When parents are divorced and have a joint custody order in place, there are requirements they must follow if one or both need to relocate. A relocation may be necessary for several reasons, including for new job opportunities, better schools or to be closer to family and friends.
Notification and considerations
The parent who wants to relocate must notify the other parent as soon as possible after deciding to move.
Because moving a child can be disruptive, the parent may want to consider how it may affect the child’s development, the financial impact of the move, how to facilitate the child’s ongoing relationship with the other parent and whether there are any alternatives to moving.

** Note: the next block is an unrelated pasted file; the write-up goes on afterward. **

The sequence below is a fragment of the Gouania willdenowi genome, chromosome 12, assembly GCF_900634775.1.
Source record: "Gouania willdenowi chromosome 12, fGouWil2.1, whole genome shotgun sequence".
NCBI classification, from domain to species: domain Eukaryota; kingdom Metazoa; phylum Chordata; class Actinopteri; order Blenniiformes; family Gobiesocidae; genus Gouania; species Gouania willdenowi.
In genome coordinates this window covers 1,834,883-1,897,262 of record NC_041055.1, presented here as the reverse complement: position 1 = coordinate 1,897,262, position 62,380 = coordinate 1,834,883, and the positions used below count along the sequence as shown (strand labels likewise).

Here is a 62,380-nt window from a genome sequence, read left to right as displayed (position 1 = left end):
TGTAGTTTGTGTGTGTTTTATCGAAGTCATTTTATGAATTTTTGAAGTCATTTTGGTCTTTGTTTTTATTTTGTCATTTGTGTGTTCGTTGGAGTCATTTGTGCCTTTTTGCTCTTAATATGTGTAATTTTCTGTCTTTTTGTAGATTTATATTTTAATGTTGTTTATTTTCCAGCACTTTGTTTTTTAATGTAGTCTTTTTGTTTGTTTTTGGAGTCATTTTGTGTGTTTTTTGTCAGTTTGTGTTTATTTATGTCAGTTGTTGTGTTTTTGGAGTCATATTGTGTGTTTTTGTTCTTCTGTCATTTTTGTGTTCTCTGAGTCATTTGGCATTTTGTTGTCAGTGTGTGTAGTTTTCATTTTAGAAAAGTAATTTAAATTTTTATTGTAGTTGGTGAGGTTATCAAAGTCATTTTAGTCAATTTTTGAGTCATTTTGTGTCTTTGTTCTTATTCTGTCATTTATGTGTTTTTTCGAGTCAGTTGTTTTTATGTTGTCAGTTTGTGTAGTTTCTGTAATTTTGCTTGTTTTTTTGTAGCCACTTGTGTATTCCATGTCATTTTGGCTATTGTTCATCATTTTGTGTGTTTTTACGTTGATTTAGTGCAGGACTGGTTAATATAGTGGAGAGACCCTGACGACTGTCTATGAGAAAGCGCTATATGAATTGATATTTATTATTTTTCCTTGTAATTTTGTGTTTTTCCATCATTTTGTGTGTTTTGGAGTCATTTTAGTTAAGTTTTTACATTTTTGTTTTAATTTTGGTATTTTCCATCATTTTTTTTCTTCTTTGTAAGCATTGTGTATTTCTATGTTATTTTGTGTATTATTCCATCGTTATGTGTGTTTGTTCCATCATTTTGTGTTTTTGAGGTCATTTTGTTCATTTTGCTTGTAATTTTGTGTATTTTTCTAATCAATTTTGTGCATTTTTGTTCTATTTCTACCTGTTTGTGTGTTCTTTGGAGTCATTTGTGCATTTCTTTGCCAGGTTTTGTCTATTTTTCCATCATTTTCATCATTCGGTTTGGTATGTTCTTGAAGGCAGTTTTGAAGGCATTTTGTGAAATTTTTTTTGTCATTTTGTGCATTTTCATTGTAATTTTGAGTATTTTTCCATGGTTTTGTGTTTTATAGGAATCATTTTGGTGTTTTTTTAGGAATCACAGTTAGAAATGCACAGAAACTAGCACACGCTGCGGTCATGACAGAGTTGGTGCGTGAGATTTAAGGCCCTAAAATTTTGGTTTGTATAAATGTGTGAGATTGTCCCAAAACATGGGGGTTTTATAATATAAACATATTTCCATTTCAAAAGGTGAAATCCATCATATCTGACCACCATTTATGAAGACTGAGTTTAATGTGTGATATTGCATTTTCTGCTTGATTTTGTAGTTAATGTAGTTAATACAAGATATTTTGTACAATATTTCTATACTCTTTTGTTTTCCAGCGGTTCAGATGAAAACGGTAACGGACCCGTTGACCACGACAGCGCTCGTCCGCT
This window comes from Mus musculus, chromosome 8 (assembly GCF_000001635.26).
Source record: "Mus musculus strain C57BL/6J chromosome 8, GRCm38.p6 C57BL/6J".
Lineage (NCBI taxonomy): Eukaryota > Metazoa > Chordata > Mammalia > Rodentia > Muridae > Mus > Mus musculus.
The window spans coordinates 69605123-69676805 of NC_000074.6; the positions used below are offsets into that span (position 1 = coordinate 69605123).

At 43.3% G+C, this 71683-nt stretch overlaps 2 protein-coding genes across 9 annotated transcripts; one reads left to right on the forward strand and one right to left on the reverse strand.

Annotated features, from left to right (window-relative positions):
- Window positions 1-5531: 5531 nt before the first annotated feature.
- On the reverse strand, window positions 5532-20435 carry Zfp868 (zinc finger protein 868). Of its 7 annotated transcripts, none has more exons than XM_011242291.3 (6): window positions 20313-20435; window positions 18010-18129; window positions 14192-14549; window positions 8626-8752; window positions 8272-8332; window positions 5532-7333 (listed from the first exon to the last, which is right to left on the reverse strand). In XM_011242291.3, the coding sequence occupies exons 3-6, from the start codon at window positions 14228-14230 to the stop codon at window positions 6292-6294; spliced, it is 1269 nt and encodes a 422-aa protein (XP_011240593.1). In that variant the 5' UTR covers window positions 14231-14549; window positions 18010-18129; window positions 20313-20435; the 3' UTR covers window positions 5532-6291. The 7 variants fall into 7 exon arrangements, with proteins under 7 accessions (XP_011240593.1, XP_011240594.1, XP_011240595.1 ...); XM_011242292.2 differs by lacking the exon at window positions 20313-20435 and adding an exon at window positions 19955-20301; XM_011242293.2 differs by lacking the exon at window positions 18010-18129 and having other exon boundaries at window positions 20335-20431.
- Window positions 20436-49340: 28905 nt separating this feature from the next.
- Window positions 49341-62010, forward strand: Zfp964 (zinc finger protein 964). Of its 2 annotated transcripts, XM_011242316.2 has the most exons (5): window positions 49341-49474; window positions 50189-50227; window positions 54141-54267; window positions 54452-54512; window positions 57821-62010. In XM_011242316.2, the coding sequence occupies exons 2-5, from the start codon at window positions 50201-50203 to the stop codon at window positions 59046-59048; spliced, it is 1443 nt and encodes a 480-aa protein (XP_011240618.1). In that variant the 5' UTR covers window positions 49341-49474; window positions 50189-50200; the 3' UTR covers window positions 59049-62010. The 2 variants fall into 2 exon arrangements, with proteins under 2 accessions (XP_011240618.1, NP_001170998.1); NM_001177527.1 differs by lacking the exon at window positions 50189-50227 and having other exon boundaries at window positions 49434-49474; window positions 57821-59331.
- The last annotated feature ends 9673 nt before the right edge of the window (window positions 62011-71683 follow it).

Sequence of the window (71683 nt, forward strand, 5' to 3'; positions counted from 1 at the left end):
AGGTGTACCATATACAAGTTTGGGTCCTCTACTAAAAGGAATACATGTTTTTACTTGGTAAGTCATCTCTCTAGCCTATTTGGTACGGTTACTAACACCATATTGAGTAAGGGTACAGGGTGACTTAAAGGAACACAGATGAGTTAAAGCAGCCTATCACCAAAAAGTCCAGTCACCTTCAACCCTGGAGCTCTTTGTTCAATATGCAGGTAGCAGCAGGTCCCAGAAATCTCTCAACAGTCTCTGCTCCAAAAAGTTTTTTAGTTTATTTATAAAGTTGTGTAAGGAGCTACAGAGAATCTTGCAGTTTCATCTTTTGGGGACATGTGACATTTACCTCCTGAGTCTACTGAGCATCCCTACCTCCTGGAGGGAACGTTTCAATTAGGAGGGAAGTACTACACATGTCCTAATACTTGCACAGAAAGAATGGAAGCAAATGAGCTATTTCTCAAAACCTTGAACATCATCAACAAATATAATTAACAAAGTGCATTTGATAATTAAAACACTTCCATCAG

Best interest of the child
The parent should never move the child without notifying and receiving consent from the other parent. If the other parent consents, it’s helpful to have a written consent agreement that can be presented to the court. If the other parent does not consent, there may be an opportunity for the parents to participate in mediation.
Also, the parent who wants to relocate will need to demonstrate to the court that the move is in the child’s best interest. The court may consider several factors to determine this, including the child’s health and safety, the existing relationships the child has with his or her school and community, family connections and if the child is old enough to decide, his or her opinion.
An experienced attorney can provide guidance and representation for relocation and related family law matters.